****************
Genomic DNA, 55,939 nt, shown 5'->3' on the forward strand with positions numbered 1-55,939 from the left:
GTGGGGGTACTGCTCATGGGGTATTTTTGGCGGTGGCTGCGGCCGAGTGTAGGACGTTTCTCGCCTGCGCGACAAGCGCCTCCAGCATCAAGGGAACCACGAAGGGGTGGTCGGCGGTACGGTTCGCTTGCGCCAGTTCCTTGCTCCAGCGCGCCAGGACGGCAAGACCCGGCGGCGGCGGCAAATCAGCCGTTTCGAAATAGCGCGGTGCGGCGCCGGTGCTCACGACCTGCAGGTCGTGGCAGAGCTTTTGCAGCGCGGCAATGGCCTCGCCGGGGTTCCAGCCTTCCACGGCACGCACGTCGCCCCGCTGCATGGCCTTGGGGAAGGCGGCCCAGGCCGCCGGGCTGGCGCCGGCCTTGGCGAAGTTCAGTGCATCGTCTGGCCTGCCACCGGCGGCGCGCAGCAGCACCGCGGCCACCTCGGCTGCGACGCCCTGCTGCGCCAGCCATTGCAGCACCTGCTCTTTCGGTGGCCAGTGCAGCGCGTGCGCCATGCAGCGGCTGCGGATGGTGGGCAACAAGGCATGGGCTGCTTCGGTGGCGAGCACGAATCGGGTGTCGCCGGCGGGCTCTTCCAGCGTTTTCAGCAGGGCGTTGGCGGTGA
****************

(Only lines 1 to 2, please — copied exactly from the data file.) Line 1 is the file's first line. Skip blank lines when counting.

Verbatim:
Genomic DNA, 55,939 nt, shown 5'->3' on the forward strand with positions numbered 1-55,939 from the left:
GTGGGGGTACTGCTCATGGGGTATTTTTGGCGGTGGCTGCGGCCGAGTGTAGGACGTTTCTCGCCTGCGCGACAAGCGCCTCCAGCATCAAGGGAACCACGAAGGGGTGGTCGGCGGTACGGTTCGCTTGCGCCAGTTCCTTGCTCCAGCGCGCCAGGACGGCAAGACCCGGCGGCGGCGGCAAATCAGCCGTTTCGAAATAGCGCGGTGCGGCGCCGGTGCTCACGACCTGCAGGTCGTGGCAGAGCTTTTGCAGCGCGGCAATGGCCTCGCCGGGGTTCCAGCCTTCCACGGCACGCACGTCGCCCCGCTGCATGGCCTTGGGGAAGGCGGCCCAGGCCGCCGGGCTGGCGCCGGCCTTGGCGAAGTTCAGTGCATCGTCTGGCCTGCCACCGGCGGCGCGCAGCAGCACCGCGGCCACCTCGGCTGCGACGCCCTGCTGCGCCAGCCATTGCAGCACCTGCTCTTTCGGTGGCCAGTGCAGCGCGTGCGCCATGCAGCGGCTGCGGATGGTGGGCAACAAGGCATGGGCTGCTTCGGTGGCGAGCACGAATCGGGTGTCGCCGGCGGGCTCTTCCAGCGTTTTCAGCAGGGCGTTGGCGGTGA